It’s sort of a tradition of mine to take my friends to Jeni’s Ice Creams when they’re in Columbus. Since I was driving not flying to Baltimore, I decided to treat the gang to some pints. Tracie, Al, Linda and I got four spoons, two pints, and made short work of the best ice cream on earth!
Linda had brought some fancy-pants smoked tea that she was too afraid to drink herself. Apparently she thought we were suckers, and apparently she was right. It smelled like a fireplace anytime you took the lid off and once you brewed it, well, it tasted like this:
The rental property’s landlord had a sense of humor. All over the place he left printed instructions for us. This one, above the toilet, was our favorite:
Day three was only a four hour day at the show, but strangely enough, it was my highest grossing sales day! Everyone knew they only had a little time to make their purchases and all hesitation was gone!
These kind folks brought around donuts. Sprinkled donuts.
I took a bunch of commissions online before the show. I was only able to finish half of them there. This one of Nightcrawler was my favorite:
Julie Wright, The Dreamer’s colorist, was also at this show! She did killer, but she always does!
Around the fourth of July someone sent me a link to this fabric. Abercrombie & Fitch meets the American Revolution. Just the preview online made me feel dirty. Imagine my surprise when I the girl who had first showed me the fabric online was not only there, but she had found someone in the Alley using it as their table covering!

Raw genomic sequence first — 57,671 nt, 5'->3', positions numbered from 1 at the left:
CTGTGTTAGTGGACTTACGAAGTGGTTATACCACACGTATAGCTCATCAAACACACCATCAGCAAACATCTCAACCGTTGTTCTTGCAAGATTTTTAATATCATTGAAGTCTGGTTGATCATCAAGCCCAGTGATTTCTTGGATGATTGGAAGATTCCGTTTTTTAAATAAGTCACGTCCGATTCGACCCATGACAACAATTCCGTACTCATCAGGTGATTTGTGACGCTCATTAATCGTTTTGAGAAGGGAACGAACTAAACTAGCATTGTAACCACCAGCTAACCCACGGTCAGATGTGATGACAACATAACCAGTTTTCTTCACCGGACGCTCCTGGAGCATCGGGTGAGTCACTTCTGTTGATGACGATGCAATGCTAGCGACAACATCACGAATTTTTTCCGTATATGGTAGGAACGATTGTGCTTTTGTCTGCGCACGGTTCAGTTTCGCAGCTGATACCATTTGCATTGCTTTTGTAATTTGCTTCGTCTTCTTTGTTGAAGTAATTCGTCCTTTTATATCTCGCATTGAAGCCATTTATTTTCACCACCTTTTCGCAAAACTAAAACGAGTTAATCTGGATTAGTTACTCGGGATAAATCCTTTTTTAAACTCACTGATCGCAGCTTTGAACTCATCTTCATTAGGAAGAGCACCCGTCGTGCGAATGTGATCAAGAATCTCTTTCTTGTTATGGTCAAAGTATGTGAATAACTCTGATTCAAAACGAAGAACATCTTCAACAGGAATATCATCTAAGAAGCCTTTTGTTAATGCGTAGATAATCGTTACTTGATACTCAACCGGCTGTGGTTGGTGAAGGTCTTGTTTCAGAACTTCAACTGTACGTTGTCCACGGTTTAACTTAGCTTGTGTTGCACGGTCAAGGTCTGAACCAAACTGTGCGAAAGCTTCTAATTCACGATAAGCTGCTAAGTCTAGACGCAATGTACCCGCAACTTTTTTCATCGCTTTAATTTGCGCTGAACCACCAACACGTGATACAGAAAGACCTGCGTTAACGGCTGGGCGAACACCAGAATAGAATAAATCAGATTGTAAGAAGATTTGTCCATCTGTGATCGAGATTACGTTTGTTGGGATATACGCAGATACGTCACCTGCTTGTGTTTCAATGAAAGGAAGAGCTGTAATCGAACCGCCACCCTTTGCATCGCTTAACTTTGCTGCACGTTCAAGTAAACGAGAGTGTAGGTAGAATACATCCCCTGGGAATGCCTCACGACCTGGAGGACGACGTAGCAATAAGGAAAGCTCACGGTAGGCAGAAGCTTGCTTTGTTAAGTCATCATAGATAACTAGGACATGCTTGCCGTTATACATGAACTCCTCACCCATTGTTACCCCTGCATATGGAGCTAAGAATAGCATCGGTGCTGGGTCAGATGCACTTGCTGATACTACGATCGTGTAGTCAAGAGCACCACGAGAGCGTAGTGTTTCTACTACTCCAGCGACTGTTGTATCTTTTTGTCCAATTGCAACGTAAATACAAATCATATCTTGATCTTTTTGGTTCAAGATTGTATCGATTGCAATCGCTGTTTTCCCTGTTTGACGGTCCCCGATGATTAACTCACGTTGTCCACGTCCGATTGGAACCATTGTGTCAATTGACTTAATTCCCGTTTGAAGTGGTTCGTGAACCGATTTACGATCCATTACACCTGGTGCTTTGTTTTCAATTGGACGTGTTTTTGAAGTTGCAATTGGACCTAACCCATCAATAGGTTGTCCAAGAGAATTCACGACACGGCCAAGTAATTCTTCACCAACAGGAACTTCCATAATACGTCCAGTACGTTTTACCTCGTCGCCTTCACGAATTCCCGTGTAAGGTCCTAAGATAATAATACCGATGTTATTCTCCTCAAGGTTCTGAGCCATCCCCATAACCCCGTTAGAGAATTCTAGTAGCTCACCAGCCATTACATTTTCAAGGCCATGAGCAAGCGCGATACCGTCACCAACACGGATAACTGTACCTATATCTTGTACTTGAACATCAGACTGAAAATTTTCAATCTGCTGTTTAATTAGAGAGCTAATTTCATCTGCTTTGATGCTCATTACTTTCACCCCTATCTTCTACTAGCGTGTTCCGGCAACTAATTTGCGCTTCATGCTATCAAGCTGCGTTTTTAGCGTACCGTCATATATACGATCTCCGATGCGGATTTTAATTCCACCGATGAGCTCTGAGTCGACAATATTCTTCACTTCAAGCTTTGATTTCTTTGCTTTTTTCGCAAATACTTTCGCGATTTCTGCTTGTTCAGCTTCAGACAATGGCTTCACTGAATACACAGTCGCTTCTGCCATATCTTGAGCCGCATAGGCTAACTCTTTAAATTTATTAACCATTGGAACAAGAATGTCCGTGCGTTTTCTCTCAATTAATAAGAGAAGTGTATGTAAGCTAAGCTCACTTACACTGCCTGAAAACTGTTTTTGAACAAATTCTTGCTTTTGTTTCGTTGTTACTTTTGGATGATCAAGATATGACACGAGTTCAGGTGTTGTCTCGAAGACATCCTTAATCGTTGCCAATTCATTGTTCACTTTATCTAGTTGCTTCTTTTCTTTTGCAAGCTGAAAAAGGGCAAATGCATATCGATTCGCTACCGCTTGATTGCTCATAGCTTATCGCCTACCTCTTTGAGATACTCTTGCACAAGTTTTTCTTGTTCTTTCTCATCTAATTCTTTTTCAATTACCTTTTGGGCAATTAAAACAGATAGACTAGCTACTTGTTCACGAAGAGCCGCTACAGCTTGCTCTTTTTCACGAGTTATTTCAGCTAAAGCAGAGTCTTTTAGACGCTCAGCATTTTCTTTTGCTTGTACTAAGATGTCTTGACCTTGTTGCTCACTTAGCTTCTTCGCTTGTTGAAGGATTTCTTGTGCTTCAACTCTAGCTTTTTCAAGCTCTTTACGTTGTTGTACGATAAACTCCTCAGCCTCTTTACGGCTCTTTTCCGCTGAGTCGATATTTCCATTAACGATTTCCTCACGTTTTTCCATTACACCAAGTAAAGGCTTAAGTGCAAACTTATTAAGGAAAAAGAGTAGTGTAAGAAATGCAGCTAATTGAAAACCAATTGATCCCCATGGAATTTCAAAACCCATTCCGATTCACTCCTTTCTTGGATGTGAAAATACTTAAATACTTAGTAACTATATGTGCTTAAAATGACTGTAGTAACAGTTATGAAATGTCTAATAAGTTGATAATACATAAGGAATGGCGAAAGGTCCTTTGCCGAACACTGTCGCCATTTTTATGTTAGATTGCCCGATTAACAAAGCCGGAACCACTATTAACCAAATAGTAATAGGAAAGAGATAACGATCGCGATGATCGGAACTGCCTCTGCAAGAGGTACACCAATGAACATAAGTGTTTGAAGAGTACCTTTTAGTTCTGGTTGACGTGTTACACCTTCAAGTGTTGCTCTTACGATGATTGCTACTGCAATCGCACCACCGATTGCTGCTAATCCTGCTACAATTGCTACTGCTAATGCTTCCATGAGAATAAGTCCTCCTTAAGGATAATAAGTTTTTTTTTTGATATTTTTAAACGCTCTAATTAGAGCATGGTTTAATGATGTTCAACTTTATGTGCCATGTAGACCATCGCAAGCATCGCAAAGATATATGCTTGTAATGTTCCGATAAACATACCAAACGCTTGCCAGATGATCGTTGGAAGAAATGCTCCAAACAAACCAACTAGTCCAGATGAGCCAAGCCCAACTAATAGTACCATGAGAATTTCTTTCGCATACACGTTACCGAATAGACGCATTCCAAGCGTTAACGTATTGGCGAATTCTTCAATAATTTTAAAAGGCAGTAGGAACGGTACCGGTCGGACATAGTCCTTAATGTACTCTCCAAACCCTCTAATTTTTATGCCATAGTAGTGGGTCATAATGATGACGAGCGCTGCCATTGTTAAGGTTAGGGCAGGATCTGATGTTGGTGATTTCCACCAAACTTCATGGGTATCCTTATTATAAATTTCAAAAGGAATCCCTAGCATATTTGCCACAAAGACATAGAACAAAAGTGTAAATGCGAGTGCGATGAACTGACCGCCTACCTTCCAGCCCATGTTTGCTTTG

Moving along… Tina is a big fan of Adventure Time and got this stuffed Granny Tree Trunks plushy. Tree Trunks became our mascot for the weekend.
The sillies eventually set in at any show, but at an anime show, it’s three days of sleepover giggles on crack. Linda models the Pikachu hoodie, then realizes the camera was on:
Strange things happen at an anime show. Being ‘liked,’ for instance! This happened randomly to Shaun during a trip to the dealers room:
You can’t spend three days someplace as creative as Artists Alley and not come home with some new treasures. Big Macintosh may or may not be my favorite pony, because he may or may not be a blond-haired, cider-making farm boy with a green Warren Russet cutie mark on his butt. Sound familiar?!
Of course, the real fun at an anime show is people watching. Cosplay is better than halloween! 32,000 people were at this show and probably at least 16,000 of them were in costume.
On Sunday we drew two winners for our cosplay bingo contest. Here is the winner of The Dreamer Volume 1!
Here was the gang minutes after the alley closed. Whew, we made it!
Years ago at a Baltimore Comic Con, CBR reporter Steve Sunu introduced me to a little dive called Paper Moon Diner a short drive from the Convention Center.
It’s a hipster dive that has every square inch of its walls covered in bizarre toys. The food isn’t bad either. It’s become a tradition of mine to close every Baltimore Convention with a trip to Paper Moon Diner.
This year Comfort & Adam came with us. After our weekend at Otakon, this place felt normal!
Otakon 2012 was a huge success. You better believe we’re making plans already for next year!